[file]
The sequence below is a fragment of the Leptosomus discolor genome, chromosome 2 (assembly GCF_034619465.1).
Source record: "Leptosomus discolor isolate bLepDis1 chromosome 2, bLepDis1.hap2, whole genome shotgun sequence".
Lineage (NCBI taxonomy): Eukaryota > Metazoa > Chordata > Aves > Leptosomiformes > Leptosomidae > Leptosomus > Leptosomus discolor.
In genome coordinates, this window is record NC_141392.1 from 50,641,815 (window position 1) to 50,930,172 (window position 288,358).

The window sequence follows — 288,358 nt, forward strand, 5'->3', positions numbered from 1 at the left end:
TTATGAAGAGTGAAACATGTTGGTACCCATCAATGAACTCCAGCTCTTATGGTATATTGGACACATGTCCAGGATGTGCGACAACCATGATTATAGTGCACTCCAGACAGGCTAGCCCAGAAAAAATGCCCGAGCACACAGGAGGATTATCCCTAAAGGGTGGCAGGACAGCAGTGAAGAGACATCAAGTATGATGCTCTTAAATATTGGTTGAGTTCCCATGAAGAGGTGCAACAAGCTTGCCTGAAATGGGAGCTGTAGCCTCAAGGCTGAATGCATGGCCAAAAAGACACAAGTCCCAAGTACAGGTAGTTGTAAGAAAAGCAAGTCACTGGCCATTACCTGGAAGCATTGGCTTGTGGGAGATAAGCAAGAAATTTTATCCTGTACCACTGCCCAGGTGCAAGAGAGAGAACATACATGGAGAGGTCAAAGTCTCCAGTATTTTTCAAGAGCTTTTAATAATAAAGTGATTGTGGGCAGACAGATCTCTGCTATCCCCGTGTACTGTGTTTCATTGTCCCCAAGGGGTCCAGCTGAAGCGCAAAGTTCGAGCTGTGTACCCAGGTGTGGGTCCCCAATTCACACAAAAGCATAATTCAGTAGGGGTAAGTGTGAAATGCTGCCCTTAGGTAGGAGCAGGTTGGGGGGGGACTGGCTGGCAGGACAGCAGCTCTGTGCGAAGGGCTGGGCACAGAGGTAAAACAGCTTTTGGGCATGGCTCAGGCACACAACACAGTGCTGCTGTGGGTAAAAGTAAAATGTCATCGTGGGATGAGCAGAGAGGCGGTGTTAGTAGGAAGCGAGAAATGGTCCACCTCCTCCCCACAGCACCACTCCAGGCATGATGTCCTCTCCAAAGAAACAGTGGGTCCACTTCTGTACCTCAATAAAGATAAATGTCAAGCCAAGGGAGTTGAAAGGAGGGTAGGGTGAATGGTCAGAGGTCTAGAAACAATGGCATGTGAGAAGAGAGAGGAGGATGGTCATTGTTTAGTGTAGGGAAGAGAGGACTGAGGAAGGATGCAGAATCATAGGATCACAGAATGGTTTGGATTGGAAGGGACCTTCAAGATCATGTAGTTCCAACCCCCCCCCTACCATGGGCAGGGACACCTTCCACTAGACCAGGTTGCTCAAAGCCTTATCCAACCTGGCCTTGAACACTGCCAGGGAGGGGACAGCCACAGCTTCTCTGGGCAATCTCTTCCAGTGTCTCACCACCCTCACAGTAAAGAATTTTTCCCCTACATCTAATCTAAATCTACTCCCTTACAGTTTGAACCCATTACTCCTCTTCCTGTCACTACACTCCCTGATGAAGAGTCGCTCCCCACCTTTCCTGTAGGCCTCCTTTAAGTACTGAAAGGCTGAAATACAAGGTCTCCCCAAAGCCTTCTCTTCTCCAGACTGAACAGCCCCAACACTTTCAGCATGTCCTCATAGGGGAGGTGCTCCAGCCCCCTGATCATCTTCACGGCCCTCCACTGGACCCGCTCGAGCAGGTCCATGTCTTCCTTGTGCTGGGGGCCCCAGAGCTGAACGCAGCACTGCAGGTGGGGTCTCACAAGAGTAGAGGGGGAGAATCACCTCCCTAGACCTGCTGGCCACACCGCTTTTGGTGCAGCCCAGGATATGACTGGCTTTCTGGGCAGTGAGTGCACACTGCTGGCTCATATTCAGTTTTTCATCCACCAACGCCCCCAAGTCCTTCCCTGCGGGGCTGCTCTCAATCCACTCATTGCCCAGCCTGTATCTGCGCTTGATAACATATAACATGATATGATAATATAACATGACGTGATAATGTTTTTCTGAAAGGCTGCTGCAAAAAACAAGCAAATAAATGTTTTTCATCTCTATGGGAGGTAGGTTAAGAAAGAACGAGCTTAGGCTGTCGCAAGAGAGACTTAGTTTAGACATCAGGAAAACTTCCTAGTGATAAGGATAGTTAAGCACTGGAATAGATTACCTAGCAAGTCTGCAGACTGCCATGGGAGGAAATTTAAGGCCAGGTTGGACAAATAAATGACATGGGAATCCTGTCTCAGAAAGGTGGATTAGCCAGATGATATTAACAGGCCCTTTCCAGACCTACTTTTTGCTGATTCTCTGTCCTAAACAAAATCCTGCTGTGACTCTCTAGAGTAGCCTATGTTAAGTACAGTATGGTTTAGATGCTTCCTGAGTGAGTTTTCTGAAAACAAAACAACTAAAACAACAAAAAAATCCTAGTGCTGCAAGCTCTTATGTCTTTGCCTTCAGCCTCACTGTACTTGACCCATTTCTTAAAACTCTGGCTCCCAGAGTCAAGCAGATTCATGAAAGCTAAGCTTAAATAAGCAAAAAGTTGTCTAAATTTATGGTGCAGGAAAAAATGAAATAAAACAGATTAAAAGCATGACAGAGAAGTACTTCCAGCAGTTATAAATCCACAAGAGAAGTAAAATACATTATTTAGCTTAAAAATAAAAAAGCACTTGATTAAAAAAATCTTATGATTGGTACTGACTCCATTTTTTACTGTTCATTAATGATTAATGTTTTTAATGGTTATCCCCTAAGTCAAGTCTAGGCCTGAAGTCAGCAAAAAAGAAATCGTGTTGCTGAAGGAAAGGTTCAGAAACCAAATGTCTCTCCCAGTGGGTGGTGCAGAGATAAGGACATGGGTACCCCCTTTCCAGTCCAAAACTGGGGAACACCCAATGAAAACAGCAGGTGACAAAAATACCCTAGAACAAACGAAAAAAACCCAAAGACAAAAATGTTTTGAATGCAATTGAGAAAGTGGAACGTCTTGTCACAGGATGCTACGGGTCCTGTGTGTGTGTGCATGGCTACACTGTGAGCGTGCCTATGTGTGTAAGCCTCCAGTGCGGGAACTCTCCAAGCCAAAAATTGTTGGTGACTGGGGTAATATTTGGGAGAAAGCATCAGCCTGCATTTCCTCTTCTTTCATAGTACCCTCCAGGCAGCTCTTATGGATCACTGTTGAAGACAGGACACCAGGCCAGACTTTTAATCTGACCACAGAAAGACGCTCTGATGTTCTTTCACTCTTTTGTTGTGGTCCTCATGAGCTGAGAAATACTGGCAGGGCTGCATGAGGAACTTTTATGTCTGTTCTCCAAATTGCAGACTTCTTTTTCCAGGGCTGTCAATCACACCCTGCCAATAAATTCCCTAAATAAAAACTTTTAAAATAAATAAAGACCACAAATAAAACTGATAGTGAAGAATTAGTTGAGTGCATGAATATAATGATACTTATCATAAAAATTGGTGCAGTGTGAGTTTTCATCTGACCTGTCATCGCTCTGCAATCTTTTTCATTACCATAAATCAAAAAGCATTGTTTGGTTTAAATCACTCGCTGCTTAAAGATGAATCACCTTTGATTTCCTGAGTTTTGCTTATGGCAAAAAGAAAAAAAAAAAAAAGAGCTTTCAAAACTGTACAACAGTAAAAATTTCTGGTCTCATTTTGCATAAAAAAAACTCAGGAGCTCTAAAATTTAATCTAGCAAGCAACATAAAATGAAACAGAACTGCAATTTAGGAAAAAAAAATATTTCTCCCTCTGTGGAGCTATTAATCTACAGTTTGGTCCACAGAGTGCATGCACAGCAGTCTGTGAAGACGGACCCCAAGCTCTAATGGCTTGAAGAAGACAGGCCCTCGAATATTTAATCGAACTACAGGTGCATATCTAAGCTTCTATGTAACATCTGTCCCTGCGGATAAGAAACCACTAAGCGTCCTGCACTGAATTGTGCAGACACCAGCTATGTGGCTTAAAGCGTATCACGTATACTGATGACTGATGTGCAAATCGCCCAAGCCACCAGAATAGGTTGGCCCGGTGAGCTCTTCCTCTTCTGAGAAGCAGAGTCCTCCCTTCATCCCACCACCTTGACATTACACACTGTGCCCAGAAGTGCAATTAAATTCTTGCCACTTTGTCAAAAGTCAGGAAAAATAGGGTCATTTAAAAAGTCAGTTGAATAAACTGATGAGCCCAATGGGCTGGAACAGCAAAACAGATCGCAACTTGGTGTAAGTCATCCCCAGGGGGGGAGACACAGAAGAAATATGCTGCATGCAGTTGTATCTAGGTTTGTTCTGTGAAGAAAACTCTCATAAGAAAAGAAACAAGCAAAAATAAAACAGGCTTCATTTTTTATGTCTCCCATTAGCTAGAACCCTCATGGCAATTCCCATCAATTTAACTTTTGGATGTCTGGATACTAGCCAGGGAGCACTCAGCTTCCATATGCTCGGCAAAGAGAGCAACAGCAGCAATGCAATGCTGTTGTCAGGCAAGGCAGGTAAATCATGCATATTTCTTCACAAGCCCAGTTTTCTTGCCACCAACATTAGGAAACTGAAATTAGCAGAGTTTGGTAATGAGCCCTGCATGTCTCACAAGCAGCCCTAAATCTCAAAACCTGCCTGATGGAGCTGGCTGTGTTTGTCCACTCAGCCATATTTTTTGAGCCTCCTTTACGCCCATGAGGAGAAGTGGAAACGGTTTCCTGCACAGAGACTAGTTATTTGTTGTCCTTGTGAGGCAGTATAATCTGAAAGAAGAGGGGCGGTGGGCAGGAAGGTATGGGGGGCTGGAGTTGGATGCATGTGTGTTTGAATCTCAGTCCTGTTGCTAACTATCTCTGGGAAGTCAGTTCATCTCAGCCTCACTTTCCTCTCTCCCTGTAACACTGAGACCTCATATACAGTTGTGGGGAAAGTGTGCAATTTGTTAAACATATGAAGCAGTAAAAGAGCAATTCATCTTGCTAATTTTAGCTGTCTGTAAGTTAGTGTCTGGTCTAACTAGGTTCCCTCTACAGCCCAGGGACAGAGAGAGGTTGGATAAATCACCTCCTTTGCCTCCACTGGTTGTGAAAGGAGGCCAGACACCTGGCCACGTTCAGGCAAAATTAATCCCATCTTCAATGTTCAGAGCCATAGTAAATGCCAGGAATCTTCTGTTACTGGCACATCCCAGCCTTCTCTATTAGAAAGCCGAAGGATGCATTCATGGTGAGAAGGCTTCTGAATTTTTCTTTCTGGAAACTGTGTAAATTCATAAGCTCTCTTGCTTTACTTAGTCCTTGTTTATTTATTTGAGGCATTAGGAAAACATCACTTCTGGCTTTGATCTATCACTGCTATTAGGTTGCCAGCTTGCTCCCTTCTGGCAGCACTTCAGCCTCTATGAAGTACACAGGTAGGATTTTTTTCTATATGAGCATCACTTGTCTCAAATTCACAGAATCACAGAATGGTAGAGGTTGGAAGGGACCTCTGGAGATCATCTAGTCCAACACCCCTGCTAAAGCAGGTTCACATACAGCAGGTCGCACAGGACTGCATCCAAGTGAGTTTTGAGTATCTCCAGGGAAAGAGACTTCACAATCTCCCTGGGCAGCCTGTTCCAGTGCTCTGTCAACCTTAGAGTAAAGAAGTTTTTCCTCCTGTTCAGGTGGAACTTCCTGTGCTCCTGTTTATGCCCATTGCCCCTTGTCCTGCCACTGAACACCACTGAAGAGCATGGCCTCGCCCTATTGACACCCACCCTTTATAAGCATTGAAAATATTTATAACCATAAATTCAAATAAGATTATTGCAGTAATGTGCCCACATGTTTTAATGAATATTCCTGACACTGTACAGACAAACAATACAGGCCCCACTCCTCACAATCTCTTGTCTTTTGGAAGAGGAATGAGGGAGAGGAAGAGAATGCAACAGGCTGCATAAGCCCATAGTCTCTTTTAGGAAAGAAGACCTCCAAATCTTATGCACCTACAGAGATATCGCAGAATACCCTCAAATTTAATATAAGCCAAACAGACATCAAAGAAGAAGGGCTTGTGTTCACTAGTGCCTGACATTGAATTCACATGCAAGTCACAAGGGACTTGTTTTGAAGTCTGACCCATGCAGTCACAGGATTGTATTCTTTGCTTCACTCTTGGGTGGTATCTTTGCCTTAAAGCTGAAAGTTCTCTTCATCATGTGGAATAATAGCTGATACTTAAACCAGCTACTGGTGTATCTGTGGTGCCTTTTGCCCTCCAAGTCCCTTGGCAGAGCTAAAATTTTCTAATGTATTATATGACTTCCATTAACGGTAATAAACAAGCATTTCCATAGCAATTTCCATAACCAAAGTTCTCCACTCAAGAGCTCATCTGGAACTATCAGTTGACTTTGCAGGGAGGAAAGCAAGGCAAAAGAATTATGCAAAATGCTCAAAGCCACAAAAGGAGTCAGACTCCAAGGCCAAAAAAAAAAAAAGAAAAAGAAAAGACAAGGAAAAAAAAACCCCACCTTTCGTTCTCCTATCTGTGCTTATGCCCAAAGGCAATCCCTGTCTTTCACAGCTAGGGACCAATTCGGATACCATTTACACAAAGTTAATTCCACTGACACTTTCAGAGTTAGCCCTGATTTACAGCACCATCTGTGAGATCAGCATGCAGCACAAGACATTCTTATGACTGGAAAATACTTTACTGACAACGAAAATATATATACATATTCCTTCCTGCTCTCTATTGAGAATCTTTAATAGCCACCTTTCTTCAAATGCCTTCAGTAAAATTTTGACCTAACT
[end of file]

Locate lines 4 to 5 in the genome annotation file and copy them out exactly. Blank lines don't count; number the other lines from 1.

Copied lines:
In genome coordinates, this window is record NC_141392.1 from 50,641,815 (window position 1) to 50,930,172 (window position 288,358).

The window sequence follows — 288,358 nt, forward strand, 5'->3', positions numbered from 1 at the left end: